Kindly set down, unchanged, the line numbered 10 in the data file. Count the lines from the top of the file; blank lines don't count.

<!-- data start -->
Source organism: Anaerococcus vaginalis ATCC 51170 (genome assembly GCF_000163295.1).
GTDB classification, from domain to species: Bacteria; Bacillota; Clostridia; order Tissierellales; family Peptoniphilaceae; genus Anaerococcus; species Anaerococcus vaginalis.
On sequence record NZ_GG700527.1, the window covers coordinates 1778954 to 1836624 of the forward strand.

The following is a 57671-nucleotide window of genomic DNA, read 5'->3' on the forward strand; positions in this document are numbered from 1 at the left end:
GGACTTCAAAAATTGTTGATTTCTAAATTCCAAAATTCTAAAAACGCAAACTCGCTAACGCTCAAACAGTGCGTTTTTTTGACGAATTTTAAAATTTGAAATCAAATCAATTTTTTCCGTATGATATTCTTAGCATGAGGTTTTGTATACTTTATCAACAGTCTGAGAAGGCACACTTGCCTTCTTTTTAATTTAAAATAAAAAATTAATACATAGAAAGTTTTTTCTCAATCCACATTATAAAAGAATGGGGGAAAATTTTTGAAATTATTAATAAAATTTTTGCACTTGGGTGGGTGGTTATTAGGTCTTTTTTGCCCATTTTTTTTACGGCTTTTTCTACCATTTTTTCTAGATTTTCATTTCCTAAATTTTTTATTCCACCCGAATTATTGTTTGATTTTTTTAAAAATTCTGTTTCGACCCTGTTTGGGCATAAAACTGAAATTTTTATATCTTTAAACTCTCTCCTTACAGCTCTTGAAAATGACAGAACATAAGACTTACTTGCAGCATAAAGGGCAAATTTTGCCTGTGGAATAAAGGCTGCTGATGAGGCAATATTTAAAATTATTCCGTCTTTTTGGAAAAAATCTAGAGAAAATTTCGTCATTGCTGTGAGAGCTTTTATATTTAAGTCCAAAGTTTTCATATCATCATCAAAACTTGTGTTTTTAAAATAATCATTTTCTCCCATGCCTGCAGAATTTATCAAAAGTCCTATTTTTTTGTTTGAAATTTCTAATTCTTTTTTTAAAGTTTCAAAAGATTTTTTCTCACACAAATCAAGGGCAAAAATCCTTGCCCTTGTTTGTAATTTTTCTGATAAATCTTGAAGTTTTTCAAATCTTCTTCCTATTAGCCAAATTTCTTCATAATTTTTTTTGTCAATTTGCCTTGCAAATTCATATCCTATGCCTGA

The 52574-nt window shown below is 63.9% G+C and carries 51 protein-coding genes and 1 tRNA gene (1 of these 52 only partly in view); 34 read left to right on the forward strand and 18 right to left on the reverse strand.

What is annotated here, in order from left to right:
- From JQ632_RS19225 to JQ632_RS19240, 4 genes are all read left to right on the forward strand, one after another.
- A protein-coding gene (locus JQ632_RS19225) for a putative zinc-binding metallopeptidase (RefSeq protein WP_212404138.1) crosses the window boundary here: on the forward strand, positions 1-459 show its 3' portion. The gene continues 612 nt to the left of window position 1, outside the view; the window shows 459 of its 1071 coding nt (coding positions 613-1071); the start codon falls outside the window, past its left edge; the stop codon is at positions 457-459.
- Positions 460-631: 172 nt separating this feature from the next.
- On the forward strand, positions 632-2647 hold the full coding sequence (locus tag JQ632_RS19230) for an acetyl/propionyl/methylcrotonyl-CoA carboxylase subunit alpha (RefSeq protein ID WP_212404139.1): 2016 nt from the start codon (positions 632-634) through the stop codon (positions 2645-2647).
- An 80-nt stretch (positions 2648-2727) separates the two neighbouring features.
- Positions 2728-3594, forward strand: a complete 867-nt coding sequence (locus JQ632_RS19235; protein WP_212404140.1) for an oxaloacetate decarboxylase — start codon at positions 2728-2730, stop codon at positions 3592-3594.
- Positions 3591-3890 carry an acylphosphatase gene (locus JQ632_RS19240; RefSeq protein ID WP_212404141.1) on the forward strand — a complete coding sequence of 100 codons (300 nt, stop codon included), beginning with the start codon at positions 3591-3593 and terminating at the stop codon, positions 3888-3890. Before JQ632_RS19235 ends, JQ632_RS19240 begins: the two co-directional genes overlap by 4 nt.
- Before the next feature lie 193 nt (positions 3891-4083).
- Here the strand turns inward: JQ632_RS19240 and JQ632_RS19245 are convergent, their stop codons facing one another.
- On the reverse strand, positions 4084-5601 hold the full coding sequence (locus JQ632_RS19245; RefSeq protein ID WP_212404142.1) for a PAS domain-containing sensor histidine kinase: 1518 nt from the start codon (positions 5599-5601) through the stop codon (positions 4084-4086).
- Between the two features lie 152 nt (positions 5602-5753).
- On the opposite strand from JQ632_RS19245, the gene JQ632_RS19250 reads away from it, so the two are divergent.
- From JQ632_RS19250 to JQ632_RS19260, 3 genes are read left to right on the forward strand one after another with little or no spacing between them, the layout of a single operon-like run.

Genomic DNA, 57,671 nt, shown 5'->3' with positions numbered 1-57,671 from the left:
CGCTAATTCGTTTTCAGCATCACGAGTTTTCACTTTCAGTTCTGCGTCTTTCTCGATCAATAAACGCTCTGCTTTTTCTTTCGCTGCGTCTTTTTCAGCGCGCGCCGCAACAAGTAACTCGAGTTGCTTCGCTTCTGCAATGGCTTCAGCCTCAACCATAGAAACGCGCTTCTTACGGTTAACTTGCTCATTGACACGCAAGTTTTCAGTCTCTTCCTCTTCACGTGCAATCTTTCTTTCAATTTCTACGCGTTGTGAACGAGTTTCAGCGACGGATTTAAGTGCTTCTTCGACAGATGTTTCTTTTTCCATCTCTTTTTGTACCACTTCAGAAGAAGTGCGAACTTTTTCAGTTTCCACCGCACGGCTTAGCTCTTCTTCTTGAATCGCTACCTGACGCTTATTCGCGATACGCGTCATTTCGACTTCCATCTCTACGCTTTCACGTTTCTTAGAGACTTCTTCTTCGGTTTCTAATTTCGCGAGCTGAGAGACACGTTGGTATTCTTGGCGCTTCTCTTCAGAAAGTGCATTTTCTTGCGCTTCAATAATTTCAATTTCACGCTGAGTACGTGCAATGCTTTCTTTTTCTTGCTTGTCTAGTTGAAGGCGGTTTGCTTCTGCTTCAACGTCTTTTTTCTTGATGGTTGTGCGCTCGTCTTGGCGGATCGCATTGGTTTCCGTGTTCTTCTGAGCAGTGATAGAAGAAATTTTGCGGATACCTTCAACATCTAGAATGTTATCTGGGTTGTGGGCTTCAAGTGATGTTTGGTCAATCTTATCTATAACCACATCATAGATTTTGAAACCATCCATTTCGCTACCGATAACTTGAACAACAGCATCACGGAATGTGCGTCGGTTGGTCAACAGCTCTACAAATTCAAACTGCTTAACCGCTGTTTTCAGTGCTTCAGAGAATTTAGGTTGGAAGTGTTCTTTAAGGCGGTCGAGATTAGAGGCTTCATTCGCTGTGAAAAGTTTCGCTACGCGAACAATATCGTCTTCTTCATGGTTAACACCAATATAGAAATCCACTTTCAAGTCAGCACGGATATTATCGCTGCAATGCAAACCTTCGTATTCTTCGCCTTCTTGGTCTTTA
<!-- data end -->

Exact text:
- Positions 460-631: 172 nt separating this feature from the next.